The gastronomic offers you can explore in Spain are endless. Many regions of the country are famous for its delicious cuisine as well as for its fine wines and other typical drinks. A lot of tourists are struggling with the question: “Where to go to have an interesting experience of the culinary art of Spain?” Almost all regions provide a great range of different traditions. One of the best places to discover a typical culinary custom is going to Madrid to visit some of the historic and legendary taverns.
The capital of Spain comprises of a huge amount of restaurants, bars, cafes and taverns. Several of the traditional taverns have a long history what makes them famous, not only among the inhabitants of Madrid. The trend of these taverns dates back to the 19th century, when people began to go out to theatres, listen to music on the streets or visit the Museo el Prado. It started to become a tradition to have drinks and some food after these activities, therefore lots of taverns opened close to the main hotspots like Plaza Mayor or Plaza Santa Ana. Some of them were so popular and were able to build up a successful business which is still operating.
SOBRINO DE BOTÍN
The 1987 edition of the Guinness Book of World Records stated that in 1765, the adolescent Goya was employed at Botín as a dishwasher. The same edition also names Botín as the oldest restaurant in the world. Since back then, several generations were leading the company which is located close to Plaza Mayor in Calle Chuchilleros. Sticking to a traditional philosophy the restaurant serves typical Madrid dishes, prepared from regional ingredients.
Continuing with another ancient one, also called the mother of all taverns in Madrid, La Cruzada. Located in Madrid de los Austrias, in Plaza de Oriente, it was founded in 1827. It used to be one of the most favourite bars of the former Spanish king Alfonso XII and always has been a meeting point for intellectuals. The interior and exterior of the building is coloured in red, which in the 19th century used to mark taverns offering quality wine. And until today, La Cruzada still sells great wines and of course not to forget the traditional food, which includes tapas like croquettes, but also Spanish meals as Madrid stew.
Heading to the next red painted historic bar of Madrid leads us to the street Calle de las Huertas, located close to Plaza Santa Ana. Running through a number of generations and opened in the same year as La Cruzada, in 1827, Casa Alberto belongs to the most ancient bars of the city. Due to its consistence and the long-time existence the local government granted them a plaque in the streets. The former simple traditional style of the cuisine changed to avant-garde dishes with a typical regional touch.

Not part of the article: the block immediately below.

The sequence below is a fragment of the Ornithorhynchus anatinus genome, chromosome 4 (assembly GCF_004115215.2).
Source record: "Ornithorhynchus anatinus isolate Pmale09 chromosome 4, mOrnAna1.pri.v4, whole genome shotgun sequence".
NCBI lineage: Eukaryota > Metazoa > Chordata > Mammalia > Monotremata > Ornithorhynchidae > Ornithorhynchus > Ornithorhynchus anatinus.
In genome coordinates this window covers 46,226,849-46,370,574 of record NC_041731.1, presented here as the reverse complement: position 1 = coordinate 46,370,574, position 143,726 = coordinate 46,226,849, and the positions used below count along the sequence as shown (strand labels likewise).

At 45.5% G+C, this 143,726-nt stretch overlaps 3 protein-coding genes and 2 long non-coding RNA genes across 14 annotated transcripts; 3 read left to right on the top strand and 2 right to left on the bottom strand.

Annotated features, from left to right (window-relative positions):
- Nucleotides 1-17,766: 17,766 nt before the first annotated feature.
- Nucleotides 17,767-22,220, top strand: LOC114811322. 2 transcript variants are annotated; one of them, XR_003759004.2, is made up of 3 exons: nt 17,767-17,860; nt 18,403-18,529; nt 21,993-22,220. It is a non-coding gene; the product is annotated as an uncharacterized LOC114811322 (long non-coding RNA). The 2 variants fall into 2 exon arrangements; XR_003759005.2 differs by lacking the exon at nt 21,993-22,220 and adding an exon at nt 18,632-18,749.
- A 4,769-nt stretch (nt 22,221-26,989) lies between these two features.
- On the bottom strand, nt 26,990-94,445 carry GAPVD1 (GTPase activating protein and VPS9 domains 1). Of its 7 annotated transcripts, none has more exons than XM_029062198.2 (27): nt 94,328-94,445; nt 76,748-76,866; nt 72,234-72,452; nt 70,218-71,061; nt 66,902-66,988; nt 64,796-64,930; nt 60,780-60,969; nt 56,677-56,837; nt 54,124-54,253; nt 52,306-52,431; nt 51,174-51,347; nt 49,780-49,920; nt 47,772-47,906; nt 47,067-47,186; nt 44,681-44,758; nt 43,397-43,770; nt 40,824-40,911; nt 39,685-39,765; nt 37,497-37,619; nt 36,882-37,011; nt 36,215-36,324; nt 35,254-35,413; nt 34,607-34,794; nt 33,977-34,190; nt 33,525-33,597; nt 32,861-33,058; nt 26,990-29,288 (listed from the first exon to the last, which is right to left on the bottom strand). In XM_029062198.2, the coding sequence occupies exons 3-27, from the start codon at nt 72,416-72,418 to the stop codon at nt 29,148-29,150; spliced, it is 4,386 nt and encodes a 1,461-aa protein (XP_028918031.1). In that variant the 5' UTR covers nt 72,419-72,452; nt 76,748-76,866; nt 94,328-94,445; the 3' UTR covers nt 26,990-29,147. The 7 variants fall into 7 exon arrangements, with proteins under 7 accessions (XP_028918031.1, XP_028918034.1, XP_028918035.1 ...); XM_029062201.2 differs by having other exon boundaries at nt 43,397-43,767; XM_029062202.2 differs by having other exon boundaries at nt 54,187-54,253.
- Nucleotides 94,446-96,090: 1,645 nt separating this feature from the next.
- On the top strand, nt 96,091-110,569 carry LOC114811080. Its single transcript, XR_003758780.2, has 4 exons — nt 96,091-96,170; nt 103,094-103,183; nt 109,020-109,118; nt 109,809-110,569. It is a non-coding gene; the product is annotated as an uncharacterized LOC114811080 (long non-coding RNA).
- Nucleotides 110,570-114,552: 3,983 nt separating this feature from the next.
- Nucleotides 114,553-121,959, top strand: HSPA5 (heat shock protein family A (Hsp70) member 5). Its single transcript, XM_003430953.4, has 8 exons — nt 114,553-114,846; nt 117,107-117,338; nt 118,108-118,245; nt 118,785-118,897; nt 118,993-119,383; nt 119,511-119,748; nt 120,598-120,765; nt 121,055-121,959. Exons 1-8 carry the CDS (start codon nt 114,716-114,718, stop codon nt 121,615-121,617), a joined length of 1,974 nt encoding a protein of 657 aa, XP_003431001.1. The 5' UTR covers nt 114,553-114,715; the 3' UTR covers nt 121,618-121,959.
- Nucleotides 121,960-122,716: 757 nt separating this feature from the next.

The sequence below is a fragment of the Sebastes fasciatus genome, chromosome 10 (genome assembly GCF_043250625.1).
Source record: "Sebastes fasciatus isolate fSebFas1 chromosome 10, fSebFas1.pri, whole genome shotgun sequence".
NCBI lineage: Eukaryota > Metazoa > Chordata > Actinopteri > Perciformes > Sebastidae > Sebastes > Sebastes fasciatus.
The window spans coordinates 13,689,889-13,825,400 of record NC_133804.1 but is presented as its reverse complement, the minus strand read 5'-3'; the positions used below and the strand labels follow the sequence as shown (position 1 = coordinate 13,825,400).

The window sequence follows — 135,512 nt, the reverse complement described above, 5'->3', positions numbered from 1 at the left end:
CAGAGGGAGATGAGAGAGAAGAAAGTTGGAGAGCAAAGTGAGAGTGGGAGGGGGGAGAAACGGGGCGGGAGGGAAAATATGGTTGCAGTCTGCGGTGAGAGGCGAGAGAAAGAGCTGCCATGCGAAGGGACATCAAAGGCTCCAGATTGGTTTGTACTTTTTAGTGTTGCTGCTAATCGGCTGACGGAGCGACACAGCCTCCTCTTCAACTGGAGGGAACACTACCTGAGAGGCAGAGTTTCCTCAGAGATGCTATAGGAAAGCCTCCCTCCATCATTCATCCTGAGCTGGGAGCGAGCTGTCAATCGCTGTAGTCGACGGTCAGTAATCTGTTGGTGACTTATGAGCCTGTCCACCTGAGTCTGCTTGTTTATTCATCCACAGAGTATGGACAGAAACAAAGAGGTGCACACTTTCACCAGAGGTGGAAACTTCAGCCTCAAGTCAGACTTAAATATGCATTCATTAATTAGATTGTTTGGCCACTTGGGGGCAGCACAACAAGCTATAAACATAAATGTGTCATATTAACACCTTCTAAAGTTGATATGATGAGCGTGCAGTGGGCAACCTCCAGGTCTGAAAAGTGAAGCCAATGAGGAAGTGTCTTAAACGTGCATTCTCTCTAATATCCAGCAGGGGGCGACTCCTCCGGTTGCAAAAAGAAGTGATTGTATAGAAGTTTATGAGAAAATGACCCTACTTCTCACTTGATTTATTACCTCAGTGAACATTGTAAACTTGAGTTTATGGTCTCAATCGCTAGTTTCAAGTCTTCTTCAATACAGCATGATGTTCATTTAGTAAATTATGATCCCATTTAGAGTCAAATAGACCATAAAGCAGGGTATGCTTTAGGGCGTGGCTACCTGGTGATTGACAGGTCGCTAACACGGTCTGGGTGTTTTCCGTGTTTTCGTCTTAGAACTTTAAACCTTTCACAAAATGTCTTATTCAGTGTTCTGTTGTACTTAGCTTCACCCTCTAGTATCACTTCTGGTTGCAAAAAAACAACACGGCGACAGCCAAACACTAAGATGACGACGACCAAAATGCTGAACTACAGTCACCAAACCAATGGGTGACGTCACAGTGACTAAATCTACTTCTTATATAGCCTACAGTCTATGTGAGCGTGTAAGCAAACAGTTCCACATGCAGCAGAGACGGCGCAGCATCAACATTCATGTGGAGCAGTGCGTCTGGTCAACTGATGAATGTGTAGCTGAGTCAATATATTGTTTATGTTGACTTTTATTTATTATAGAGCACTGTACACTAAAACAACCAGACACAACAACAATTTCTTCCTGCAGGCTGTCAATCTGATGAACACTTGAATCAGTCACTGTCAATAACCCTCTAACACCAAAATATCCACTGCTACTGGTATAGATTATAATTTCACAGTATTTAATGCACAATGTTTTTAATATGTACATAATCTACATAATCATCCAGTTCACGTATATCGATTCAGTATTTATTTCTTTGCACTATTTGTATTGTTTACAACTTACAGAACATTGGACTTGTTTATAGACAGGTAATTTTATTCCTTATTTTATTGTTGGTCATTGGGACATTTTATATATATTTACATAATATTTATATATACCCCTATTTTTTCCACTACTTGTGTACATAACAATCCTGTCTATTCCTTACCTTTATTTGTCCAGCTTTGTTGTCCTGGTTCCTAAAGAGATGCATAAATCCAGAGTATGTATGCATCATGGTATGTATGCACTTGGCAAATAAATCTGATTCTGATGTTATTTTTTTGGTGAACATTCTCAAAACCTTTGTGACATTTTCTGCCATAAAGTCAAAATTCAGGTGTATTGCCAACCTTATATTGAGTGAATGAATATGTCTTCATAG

Dating back to the end of the 19th century, the tavern was founded in 1894 under the name “Cevecería Rojo”. Starting with only a small bar, offering tapas and aperitifs, Los Galayos adapted to the needs of habitants and tourists. Therefore, you will find there today two bars, two terraces and five dining rooms. Perfectly located at Plaza Mayor, you can enjoy the typical Spanish cuisine on the terrace, while having an impressive view of the historical square and the colourful building Casa de la Panadería.
Source: Source: Redmago
Located close to Plaza de Sol in Calle Tetuán, the restaurant and bar was established in 1860. Operating in a historic building with an ancient façade and an old-style interior it is divided in a bar and a restaurant. The kitchen focuses of traditional dishes with a lot of tapas. The most famous and popular food there are probably the croquettes, produced with a recipe dating back far to the history.
Known as one the most historic restaurants in Madrid, Lhardy was opened in 1839 by the French man Emilio Huguenin Lhardy. Originally meant to be a bakery providing French pastries, it is now divided in a shop on the ground floor, selling pastries, cold cuts and food to go, and a fine restaurant with a lot of different salons on the second floor. The cuisine nowadays specializes in Madrid dishes, but mixes it creatively with the French kitchen.
The taverns above are only a tiny number of traditional restaurants and bars, Madrid offers much more of them serving you with the best delicacies. If it is just for having some drinks and tapas or for eating lunch and dinner, it pays always off to spend some time in the typical atmosphere of these places.